CATARACTS A cataract is an opacity of the lens. There are many causes for cataracts, old age is the most common cause in humans. In additional to age


A cataract is an opacity of the lens. There are many causes for cataracts, old age is the most common cause in humans. In additional to ageing, canine cataracts can be caused by diabetes mellitus, PRA-progressive retinal atrophy and also cataracts can be inherited. However in some dogs we do not find a cause, the cataracts develop spontaneously.

Unfortunately many breeds of dogs can be affected by inherited cataracts. At Animal Eye Care we see many breeds affected by inherited cataracts. These include Belgian Shepherds, Cavalier King Charles Spaniel, German Shepherds, Irish & Red Setters, Leonberger, Old English Sheep Dog, Labrador Retriever, Siberian Husky, Poodles, Cocker Spaniels, Golden Retrievers, Boston Terriers, Australian Cattle Dogs, Miniature Schnauzers, Maltese, and Staffordshire Bull Terriers.

If we see a young dog with a cataract we may suspect that it is inherited. Generally inherited cataracts affect both eyes, in specific areas of the lens, at specific ages.

Check the ACES – Australian Canine Eye Scheme website - for the reports breed by breed on inherited cataracts. You will quickly notice that the most common finding of abnormality in 2010 was HC – hereditary cataract.

Cataract small size

This photograph shows a well developed cataract. In this case this cataract has developed secondary to PRA – progressive retinal atrophy.

min schnuazer

This cataract has developed in a 18 month old Miniature Schnauzer. This is an inherited cataract.

Breeding dogs should be examined annually whilst being bred from to check their eyes for cataracts. Dogs affected by cataracts and their progeny should not be bred from. In some cases it can be difficult to know if the cataract is inherited or has developed from other causes. Your Veterinary Eye Specialist will be able to advise whether a cataract is likely to be inherited.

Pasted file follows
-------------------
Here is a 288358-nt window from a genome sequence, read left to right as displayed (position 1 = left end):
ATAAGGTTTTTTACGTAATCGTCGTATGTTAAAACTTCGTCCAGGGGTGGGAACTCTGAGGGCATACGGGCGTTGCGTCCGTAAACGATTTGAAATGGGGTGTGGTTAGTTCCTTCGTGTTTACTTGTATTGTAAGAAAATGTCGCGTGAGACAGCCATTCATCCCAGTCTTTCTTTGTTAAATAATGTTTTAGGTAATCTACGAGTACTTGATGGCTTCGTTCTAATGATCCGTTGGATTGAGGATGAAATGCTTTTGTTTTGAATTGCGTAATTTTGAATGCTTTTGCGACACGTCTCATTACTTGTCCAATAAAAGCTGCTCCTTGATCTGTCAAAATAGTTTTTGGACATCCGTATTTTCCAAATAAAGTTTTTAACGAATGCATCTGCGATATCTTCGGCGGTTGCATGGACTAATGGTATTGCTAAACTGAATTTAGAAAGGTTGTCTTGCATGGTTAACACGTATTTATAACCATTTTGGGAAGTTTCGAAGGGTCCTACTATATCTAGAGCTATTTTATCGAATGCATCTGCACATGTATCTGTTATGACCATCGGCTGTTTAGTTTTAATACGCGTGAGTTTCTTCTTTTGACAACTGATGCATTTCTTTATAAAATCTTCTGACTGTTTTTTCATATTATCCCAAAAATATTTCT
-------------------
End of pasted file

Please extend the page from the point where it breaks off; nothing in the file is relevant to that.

In some dogs the cataracts may progress and affect vision. In cases, when the cataract is still developing and there is no reaction (Lens Induced Uveitis) surgery is successful in over 90% of cases in restoring useful vision. It is important to stress that cataract surgery is best done whilst the cataract is developing. In the past it was often recommended to wait for the cataract to fully develop. This is no longer the case. The earlier the cataracts are removed the better is the outcome.

Many dogs older than 10 years of age will have cloudy lenses. This is often not a cataract, but is in fact normal lens ageing. This is not inherited, and should be of no concern to a breeder. The normal lens ageing may cause poorer close up vision so that a dog may have trouble with bits of food up close, or trouble with steps. Some dogs have poorer night vision, but will not cause blindness. Surgery is not needed for normal lens ageing.

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